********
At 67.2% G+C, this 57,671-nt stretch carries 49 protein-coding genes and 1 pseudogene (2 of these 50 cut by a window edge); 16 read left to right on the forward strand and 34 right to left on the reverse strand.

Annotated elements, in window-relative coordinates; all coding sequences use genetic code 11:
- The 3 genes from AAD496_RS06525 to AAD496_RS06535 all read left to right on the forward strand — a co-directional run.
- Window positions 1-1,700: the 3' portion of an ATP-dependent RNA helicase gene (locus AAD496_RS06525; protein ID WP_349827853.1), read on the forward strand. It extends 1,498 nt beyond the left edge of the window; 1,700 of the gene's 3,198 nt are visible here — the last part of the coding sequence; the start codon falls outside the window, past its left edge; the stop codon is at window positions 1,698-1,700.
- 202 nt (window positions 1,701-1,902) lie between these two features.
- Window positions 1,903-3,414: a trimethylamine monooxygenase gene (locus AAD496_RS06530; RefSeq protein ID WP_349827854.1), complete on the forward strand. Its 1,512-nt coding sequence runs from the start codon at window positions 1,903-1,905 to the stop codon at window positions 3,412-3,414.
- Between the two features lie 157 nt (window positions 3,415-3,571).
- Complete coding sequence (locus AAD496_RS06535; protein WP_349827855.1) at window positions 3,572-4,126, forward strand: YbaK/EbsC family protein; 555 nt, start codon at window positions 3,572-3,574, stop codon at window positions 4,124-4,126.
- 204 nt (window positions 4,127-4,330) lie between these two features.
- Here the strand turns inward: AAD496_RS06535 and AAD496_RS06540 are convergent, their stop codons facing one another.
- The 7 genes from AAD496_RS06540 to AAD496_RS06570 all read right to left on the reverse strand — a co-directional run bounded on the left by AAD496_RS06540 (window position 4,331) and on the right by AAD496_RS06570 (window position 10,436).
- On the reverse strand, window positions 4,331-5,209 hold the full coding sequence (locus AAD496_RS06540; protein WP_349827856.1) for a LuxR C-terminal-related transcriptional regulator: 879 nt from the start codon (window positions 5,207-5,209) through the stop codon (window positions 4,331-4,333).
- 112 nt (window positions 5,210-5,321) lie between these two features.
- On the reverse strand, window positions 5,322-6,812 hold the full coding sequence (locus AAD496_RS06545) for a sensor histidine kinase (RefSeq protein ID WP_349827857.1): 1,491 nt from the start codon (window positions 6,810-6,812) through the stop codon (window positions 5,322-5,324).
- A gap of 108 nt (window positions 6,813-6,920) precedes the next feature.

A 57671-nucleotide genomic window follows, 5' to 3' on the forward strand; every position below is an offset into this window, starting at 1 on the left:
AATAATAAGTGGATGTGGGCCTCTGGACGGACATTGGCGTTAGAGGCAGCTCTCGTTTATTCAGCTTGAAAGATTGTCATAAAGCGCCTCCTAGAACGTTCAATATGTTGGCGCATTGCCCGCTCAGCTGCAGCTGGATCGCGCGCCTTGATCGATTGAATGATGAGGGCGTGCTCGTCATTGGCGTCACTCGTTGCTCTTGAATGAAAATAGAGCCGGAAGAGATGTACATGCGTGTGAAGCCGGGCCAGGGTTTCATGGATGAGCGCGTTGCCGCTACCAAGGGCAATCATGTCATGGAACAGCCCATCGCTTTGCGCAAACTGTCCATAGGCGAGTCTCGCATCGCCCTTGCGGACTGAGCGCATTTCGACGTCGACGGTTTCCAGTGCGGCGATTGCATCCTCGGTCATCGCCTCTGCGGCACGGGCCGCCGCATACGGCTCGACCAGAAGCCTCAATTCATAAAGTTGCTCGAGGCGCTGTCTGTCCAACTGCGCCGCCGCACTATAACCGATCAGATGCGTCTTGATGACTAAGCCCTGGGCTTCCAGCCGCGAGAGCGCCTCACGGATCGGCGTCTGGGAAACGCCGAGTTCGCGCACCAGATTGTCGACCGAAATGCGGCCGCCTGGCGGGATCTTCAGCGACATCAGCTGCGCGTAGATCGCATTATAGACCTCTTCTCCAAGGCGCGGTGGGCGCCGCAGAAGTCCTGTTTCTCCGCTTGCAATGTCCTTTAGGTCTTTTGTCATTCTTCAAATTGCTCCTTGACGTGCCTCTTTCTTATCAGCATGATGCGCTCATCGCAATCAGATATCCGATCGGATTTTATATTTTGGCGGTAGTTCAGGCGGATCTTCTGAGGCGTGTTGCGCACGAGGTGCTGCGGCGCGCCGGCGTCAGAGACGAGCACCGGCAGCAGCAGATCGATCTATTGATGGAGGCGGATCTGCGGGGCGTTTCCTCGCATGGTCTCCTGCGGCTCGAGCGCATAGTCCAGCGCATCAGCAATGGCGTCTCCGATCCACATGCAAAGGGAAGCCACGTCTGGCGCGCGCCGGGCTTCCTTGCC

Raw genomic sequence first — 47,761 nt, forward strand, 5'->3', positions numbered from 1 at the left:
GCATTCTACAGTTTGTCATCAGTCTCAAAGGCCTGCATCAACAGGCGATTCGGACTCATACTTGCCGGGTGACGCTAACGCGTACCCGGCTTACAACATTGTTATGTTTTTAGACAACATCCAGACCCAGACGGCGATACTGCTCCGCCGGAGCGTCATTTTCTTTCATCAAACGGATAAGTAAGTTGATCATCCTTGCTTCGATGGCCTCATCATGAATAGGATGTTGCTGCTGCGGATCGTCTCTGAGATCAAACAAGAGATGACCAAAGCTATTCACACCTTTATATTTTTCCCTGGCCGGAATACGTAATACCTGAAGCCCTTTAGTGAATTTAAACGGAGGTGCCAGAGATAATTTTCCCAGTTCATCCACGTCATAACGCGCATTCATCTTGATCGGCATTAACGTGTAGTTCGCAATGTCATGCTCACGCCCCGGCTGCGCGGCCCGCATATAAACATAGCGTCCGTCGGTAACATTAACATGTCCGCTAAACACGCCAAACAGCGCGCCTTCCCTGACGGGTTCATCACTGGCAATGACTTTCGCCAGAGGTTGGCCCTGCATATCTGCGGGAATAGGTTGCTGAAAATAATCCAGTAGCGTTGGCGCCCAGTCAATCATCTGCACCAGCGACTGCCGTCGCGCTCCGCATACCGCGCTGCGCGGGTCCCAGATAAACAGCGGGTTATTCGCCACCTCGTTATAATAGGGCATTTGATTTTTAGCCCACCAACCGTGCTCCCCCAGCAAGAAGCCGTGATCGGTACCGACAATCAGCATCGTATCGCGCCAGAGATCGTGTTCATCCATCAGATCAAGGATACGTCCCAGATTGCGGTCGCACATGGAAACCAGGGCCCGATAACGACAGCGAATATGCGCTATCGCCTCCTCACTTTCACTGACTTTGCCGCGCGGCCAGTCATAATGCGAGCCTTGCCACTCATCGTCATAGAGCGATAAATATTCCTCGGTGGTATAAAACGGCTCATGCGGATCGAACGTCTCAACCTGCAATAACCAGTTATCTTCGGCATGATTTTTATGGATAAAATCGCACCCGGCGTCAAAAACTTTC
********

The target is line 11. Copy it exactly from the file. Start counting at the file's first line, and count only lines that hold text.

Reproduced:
- The 7 genes from AAD496_RS06540 to AAD496_RS06570 all read right to left on the reverse strand — a co-directional run bounded on the left by AAD496_RS06540 (window position 4,331) and on the right by AAD496_RS06570 (window position 10,436).